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Scratch-Resistant CD Keeps Data Alive

You can wipe off that drink coaster and slip it into a CD player--that is, if you really wanted to. The Scratch-Less Disc relies on a special polymer, co-developed by General Electric, that's 100 times harder to scratch than the surface of standard CDs.

After twenty-three years on the market, the compact disc is getting an upgrade. Colorado-based Scratch-Less Disc Industries on Monday introduced a CD that's designed to protect data from damage caused by normal use and handling.

Todd Kuchman, the company's founder and CEO, says the Scratch-Less Disc relies on a special polymer, co-developed by General Electric, that's 100 times harder to scratch than the surface of standard CDs. He says the Scratch-Less disc has a resistance to abrasion similar to glass.

A ring of 20 protective bumps that circumscribe the underside of the disc adds further protection by reducing contact with any flat surface upon which the disc might rest.

The result is a CD that can be used both as a drink coaster and storage medium. (Typically, a disc gets demoted to coaster only after being damaged beyond use.) Kuchman, however, cautions that Scratch-Less discs are merely tough. They are not so impervious that they could survive, say, a sledgehammer attack from a music aficionado determined to rid the world of Madonna recordings.

Only a few years ago, these new, presumably longer-lived discs might have met with a lukewarm reception from the recording industry. According to Kuchman, as recently as 2001 record companies counted on re-buys—customers purchasing replacements for previously owned recordings that have been lost or damaged—for almost a quarter of their sales. Currently, he claims, that figure hovers around 2% because, among other reasons, digital music stored on hard disks tends to have a longer shelf life.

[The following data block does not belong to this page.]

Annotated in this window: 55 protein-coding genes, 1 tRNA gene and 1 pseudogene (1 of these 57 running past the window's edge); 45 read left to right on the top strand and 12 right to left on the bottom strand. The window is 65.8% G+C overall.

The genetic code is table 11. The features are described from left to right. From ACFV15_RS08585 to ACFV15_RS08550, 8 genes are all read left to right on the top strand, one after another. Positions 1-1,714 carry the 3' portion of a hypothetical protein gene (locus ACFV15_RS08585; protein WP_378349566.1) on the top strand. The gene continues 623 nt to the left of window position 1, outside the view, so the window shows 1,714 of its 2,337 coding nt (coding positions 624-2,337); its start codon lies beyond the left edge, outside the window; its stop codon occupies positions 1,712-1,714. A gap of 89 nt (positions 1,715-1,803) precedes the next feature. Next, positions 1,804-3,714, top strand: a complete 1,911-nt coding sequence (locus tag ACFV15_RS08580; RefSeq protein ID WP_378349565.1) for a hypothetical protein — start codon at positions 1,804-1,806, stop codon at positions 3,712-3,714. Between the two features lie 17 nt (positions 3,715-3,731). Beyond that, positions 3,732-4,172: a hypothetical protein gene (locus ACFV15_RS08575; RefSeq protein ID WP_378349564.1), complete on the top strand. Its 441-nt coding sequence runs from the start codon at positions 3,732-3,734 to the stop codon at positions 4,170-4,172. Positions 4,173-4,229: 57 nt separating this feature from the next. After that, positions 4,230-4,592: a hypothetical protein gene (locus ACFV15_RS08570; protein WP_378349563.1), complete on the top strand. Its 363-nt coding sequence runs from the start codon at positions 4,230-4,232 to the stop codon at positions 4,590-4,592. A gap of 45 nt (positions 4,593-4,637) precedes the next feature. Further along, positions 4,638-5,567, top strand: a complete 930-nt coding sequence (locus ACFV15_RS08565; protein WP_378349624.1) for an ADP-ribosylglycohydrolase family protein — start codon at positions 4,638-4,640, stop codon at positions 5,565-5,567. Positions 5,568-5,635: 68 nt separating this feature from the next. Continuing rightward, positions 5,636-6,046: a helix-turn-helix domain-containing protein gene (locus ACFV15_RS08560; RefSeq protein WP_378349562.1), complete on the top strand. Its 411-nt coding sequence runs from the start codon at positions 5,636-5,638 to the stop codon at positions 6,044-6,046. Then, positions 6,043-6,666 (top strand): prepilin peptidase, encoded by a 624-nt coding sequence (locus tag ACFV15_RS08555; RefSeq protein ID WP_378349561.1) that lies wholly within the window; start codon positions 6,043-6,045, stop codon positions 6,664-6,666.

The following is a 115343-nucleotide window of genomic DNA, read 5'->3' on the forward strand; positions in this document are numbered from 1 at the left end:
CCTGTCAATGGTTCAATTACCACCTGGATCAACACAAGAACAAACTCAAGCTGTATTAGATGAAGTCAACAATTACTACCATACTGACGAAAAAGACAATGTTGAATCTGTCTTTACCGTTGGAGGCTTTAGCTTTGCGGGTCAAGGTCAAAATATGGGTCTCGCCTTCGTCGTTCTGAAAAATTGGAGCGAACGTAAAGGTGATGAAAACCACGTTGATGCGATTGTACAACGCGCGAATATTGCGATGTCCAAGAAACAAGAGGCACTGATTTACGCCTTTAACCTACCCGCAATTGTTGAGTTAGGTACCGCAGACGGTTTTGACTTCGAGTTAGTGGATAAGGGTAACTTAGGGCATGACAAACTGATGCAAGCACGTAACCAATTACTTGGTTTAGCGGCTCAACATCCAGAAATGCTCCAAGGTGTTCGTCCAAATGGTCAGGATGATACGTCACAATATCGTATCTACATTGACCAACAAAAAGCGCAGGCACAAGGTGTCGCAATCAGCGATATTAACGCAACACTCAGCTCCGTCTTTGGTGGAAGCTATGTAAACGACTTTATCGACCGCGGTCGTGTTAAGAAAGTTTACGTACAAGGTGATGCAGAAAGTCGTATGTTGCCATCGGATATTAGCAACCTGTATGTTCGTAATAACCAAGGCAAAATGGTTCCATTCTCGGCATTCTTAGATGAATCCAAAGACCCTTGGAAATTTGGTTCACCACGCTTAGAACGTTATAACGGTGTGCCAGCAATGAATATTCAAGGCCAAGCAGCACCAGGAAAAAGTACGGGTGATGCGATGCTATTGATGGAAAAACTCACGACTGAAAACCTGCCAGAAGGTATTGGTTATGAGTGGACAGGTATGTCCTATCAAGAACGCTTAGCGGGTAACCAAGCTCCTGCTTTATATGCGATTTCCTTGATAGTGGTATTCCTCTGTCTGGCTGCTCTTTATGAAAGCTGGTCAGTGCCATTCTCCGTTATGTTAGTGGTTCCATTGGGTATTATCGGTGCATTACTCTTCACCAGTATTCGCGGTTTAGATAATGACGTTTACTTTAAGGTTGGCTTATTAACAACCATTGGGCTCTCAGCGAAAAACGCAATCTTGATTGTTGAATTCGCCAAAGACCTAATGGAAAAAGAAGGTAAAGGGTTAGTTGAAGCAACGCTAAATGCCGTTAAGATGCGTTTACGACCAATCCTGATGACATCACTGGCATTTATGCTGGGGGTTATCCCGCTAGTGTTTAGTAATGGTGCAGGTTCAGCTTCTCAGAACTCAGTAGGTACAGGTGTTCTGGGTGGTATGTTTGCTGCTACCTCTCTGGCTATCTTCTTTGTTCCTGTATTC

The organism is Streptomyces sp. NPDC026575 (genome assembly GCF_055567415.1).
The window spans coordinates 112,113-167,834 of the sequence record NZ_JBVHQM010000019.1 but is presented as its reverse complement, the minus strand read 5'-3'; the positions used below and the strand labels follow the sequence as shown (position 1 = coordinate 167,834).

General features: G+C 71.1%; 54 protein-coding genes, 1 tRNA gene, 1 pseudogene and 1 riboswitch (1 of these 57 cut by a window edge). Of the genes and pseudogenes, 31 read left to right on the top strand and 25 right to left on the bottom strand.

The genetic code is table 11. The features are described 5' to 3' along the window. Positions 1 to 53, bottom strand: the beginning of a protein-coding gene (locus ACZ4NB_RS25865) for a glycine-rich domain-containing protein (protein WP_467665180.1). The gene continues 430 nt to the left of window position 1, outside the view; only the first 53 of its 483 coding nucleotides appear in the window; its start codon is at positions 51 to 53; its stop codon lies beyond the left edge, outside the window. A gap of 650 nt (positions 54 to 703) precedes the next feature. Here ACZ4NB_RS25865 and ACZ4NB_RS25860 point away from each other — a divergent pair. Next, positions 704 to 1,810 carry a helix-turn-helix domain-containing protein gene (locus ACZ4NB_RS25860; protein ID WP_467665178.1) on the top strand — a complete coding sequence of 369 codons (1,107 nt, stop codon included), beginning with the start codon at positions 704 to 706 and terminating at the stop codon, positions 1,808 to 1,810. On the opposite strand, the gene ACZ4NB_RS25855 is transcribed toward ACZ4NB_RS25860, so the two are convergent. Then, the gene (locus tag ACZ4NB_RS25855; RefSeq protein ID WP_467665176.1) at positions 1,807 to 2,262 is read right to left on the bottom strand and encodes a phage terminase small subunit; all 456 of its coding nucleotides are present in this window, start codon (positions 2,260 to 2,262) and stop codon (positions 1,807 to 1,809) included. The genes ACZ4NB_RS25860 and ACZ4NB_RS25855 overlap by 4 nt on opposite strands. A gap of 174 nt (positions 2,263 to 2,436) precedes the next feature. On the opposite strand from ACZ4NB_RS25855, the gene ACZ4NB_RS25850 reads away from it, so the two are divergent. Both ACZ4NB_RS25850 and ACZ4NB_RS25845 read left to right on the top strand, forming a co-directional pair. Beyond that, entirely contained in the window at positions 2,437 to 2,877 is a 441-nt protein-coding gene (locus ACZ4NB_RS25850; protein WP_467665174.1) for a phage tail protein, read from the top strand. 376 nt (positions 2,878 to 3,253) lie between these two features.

Today, if anyone has a hard time mustering enthusiasm for a tougher data storage medium, it might be opponents of the recording industry's copy protection efforts. Among those who advocate the right to copy CDs and DVDs, the need to make safety copies of data is frequently cited as a justification for duplicating discs. Assuming Scratch-Less discs perform as advertised, back-ups become less of a necessity and disc copying in general becomes less defensible.

Scratch-Less discs are compatible with over 99% of the installed base of CD players, according to the manufacturer. Incompatible players, which merely have problems ejecting Scratch-Less discs, include stock single CD players in Chrysler, Dodge, Jeep, and Plymouth models from 2000 to 2005, and the stock single CD player in the 2005 model Ford Explorer.

The new discs cost about $1 each, slightly more than their more fragile predecessors: Sony brand CD-R discs cost about $0.67 each, based on a 30-unit pack.

The Scratch-Less disc is now available in the CD-R format. CD-RW versions should ship soon. In Q1 2006, various DVD formats will debut.

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